Humanitarian Key Facts | Oxfam

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Oxfam is one of the world’s leading providers of aid in humanitarian emergencies. In 2014–15, it supported more than 8 million people in crisis. Whenever and wherever there is a widespread threat to people’s life and security, Oxfam will respond where it believes it can make a positive difference. We deliver assistance (including, water, sanitation, emergency food security and livelihoods) and strive to ensure civilians are protected from violence. We campaign for the rights of those affected to be respected, their needs met, and for the reasons that they are in crisis in the first place to be addressed – as part of a rights-based approach to overcoming poverty, suffering and injustice. Humanitarian Key Facts (to be updated on a regular basis) draws attention to the scale and impact of recent humanitarian crises, and the need for both greater assistance and lasting solutions to the millions of people affected by conflict, violence and disasters. This paper provides an update to the previous Humanitarian Key Facts published in January 2015.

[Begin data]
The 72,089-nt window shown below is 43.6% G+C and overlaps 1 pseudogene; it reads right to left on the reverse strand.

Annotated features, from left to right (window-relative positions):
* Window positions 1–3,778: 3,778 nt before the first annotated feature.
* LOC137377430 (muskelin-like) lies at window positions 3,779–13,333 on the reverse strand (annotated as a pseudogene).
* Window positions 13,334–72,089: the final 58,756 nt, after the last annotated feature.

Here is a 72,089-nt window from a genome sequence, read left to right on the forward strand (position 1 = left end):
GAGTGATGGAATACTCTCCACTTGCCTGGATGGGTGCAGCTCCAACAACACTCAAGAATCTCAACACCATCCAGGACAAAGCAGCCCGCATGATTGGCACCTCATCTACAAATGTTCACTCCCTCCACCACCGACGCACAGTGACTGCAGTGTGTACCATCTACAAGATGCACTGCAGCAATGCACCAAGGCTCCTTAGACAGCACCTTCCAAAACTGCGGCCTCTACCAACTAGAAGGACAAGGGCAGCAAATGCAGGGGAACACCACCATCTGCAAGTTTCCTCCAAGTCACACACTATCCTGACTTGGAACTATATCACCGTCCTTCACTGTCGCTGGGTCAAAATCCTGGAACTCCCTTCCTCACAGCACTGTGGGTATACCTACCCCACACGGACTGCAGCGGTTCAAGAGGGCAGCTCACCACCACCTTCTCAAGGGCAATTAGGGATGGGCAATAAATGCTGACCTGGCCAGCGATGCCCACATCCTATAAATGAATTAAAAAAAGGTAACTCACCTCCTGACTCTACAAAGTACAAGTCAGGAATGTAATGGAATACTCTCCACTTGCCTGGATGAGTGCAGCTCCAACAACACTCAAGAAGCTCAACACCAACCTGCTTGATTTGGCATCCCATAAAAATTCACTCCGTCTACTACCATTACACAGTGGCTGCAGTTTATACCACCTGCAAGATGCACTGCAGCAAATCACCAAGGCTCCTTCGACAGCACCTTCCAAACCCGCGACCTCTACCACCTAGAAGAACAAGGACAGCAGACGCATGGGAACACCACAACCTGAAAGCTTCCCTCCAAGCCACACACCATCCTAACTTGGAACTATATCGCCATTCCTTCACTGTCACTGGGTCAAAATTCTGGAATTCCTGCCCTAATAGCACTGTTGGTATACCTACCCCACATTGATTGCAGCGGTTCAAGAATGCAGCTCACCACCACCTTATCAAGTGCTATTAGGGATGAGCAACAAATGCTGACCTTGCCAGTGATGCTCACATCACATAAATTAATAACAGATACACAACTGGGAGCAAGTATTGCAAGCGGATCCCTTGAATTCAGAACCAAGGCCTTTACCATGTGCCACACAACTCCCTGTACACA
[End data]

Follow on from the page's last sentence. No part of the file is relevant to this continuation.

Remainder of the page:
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   UPDATED JULY 2015 www.oxfam.org   Updated July 2015 ‘There is a woman, a child, a man behind every statistic, and the numbers are very large.’   Former Under-Secretary-General for Humanitarian Affairs Valerie Amos  Oxfam is one of the world’s leading providers of humanitarian aid in emergencies. In 2014–15, it supported more than 8 million people in crisis. Whenever and wherever there is a widespread threat to people’s life and security, Oxfam will respond where it believes it can make a positive difference. We deliver assistance (including, water, sanitation, emergency food security and livelihoods) and strive to ensure civilians are protected from violence. We campaign for the rights of those affected to be respected, their needs met, and for the reasons that they are in crisis in the first place to be addressed – as part of a rights-based approach to overcoming poverty, suffering and injustice. Humanitarian Key Facts (to be updated on a regular basis) draws attention to the scale and impact of recent humanitarian crises, and the need for both greater assistance and lasting solutions to the millions of people affected by conflict, violence and disasters. HUMANITARIAN KEY FACTS    2   HUMANITARIAN NEED AND FINANCING Indramaya Shrestha searches for belongings in the ruins of her home, Nepal, April 2015. Photo:  Aubrey Wade/Oxfam ã  In July 2015, the UN estimated a record 82.5 million people will require humanitarian assistance this year. (Source: OCHA) ã  In 2014, international funding met only two-thirds of the requirements set out in UN humanitarian appeals. The $8.5bn shortfall meant humanitarian agencies could not provide sufficient support to some of the most vulnerable men, women and children in the world. (Source: OCHA) ã  In 2013, the total shortfall in UN humanitarian appeals could have been filled by less than 1 hour of OECD countries’ combined GDP, less than 1 day of Fortune 500 companies’ combined profits, and less than the retail value of two weeks of US food waste (Source: Oxfam) ã  In 2013, the world spent 80 times as much on military expenditure as on humanitarian aid. (Source: Oxfam)    3   CONFLICT AND VIOLENCE  A woman and her child take shelter as a jet bombs the streets around her home in Aleppo, Syria in 2012. Photo: Sam Tarling/Oxfam ã  In 2014, 3,419 people drowned trying to cross the Mediterranean. (Source: UNHCR) In the first four months of 2015, 2,629 people died trying to reach Europe this way. (Source: IOM) ã  In the first half of 2015, 77,100 people arrived in Greece by sea, 60 percent of them from Syria. (Source: UNHCR) By July 2015, Syria’s conflict had driven half the population to flee their homes. According to UNHCR, 4 million people had fled to neighbouring countries.  Another 7.6 million were displaced within Syria, the highest number of internally displaced people anywhere in the world. (Source: NRC) ã  According to UNHCR, 25,000 Rohingya and Bangladeshis boarded   smugglers' boats on the Bay of Bengal between January and March this year, and 300 people died at sea in that period as a result of starvation, dehydration and abuse by boat crews. ã  Across the Gulf of Aden, more Africans died in 2014 – 233 – seeking to reach Yemen than in the previous three years combined, before this year’s escalation of conflict in Yemen forced many Somalis to make the hazardous journey back home (Source: IOM). ã  Around the world, 59.5 million people were displaced at the end of 2014 – more than 8 million more  than in 2013, and 22 million more  than a decade ago. (Source: UNHCR)   ã  On an average day in 2014, 42,500 people a day fled from violence, persecution and conflict – four times the same figure four years ago. (Source: UNHCR ) ã  In 2014, 26 percent of refugees were hosted by countries in Asia, 26 percent in Africa, 21percent in the Middle East, 22 percent in Europe and 3 percent in North America. (Source: UNHCR)    4   ã  The soaring number of people forced to flee their homes is driven by, among other things, the highest number of major civil wars since 1992. From 2007 to 2014, the number of active civil wars grew from four to 11. (Source: UCDP/PRIO) ã  South Sudan is just one example of a new conflict – active since December 2013 – as well as of the global scourge of sexual violence as a method of warfare. 40 percent of all South Sudanese women have been subject to physical and sexual violence. (Source: Relief Web)
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